Just over a hundred years ago, a car took a wrong turn. It happened to stop just in front of Gavrilo Princip, a would-be assassin. Princip took out his gun and shot Archduke Franz Ferdinand and his wife from point blank range. This triggered a chain of events that would soon lead to the Great War. Millions died in the trenches, and the map of Europe was redrawn. In those few breathless minutes, history had taken a different, more sinister turn. Continue reading
Last Wednesday night in Kenya, on a private ranch near Nanyuki, armed gangs killed four rhinoceroses for their horns. According to a representative from the Kenyan Wildlife Service, this could be the worst rhino-poaching incident the country has seen in 25 years. 22 rhinos have been poached in Kenya this year. There are only 1,037 now left in that country, and fewer than 25,000 left in the world. The Western Black Rhino was declared extinct in 2011.
by Dominic Wilkinson (@NeonatalEthics)
Lord Falconer’s assisted dying bill is being debated today in the House of Lords. In the past week or two there has discussion in the media of many of the familiar arguments for and against such a proposal. As Roger Crisp noted in yesterday’s post, there have been relatively few new arguments. Supporters of the bill refer to compassion for the terminally ill, the difficulty of adequately relieving suffering, and patients’ right to make fundamental choices about the last stage of their lives. Opponents of the bill express their compassion for the terminally ill and those with disabilities, fear about coercion, and the omnipresent slippery slope.
One concern that has been raised about the assisted dying bill is the fear of abuse in the setting of an overstretched public health system. For example, Penny Pepper, writing in the Guardian notes that “Cuts to social care are monstrous…How would the enactment of the Falconer bill work if brought to our harassed NHS?”
When Are Objections ‘Religious’ Objections?: Hobby Lobby, Wheaton College, and Contraceptive Coverage
On June 30th, the Supreme Court of the United States handed down its decision in Burwell vs. Hobby Lobby. The case required the court to consider whether closely held for-profit companies owned by individuals with sincere religious objections to abortion should receive a special exemption from providing healthcare coverage for contraceptives that may act after fertilisation but before implantation of an egg. Coverage of twenty types of contraceptives – including the four specific types that the owners consider to be abortifacients – is otherwise legally required as part of the employer-sponsored health insurance mandated by the Patient Protection and Affordable Care Act 2010 (ACA). For a more in depth overview of the facts of the Hobby Lobby case and the key questions before the court, see my previous post on this blog. Continue reading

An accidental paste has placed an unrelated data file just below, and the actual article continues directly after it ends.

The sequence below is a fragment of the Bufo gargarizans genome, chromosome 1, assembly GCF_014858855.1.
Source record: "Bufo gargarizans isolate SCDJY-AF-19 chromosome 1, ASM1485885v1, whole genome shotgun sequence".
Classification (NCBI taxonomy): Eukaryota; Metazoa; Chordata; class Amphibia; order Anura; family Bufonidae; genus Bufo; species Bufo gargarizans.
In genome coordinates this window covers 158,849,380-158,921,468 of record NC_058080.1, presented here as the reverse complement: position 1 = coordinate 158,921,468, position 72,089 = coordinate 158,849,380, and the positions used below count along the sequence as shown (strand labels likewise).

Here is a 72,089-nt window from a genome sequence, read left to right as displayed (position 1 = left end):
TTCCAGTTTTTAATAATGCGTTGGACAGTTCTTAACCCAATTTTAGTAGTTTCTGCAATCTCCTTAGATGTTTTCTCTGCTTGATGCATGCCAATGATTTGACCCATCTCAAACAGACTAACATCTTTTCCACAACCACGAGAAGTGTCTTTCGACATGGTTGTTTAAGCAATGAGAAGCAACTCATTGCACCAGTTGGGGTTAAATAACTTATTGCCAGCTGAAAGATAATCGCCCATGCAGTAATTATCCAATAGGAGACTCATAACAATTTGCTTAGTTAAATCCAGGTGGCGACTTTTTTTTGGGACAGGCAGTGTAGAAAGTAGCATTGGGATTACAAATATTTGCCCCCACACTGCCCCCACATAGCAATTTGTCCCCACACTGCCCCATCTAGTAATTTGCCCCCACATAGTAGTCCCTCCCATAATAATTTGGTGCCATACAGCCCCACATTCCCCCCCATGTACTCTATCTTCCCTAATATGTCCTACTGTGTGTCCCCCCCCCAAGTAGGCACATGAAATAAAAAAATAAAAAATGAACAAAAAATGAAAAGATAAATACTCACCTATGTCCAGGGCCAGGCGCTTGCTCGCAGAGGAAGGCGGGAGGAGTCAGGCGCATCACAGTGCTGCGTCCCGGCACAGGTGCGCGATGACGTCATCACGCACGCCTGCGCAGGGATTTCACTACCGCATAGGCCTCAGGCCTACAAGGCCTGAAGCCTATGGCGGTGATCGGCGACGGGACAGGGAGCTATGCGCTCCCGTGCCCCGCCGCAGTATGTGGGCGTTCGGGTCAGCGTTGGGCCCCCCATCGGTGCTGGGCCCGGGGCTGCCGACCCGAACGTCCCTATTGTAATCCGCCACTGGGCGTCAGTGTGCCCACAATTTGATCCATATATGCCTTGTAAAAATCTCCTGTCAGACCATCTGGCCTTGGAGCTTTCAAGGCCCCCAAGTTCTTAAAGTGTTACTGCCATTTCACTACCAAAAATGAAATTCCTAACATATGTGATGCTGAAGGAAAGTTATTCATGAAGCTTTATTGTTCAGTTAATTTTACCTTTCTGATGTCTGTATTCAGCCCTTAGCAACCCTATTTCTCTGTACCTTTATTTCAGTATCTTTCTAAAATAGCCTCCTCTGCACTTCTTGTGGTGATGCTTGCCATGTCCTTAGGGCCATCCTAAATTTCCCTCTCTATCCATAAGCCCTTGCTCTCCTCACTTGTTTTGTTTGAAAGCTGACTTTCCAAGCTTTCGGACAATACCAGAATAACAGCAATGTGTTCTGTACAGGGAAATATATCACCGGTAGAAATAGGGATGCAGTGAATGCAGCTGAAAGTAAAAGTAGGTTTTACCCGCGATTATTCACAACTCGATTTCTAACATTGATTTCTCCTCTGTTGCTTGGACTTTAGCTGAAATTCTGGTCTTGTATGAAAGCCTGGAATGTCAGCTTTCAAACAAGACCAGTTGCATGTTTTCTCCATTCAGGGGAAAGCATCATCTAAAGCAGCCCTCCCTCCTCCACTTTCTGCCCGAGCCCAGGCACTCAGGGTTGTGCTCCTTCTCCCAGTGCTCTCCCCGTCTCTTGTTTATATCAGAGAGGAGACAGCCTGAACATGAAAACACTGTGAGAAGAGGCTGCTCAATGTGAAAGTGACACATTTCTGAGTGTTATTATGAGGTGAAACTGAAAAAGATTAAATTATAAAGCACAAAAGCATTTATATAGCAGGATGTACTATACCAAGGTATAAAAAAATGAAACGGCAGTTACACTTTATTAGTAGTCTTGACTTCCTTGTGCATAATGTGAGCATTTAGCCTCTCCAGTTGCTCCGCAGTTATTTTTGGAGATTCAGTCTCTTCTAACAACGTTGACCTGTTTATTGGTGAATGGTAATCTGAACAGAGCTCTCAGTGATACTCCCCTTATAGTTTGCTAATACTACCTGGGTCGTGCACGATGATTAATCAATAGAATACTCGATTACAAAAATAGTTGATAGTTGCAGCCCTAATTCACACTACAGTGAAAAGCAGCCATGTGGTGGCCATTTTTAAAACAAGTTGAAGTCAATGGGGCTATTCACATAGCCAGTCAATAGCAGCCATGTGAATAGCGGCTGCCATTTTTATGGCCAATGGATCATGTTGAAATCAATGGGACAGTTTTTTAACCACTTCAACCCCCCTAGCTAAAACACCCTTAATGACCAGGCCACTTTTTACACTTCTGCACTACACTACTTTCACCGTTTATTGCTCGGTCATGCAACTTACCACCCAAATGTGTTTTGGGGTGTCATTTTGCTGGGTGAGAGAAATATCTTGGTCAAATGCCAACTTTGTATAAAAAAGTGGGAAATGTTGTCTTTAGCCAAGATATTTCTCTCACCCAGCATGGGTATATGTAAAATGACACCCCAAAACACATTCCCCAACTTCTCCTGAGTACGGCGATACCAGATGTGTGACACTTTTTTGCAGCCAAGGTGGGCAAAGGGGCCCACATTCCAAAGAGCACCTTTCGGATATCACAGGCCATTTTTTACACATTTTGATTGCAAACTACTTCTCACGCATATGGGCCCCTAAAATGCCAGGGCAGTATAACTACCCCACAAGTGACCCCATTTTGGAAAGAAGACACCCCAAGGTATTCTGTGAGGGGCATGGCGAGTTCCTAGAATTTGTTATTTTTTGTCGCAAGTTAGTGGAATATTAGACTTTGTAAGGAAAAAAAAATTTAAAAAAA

Tomorrow in the House of Lords Lord Falconer’s bill on assisted dying will be debated. The bill would allow those who are terminally ill and likely to die within six months to request life-ending drugs from their doctor for the patients to use as and when they see fit.
As might have been expected, there has been huge discussion over the bill, but most of the arguments presented so far are not new, and the same will probably be true tomorrow. But there is one I haven’t seen before, put forward recently by Giles Fraser: that assisted suicide is the ‘final triumph of market capitalism’. Continue reading
You’ve probably already seen the story. Participants in an experiment were asked to sit and think. The only distraction available was the possibility of giving themselves a mild electric shock. One third of women and two thirds of men shocked themselves to pass the time. One man shocked himself 190 times. Continue reading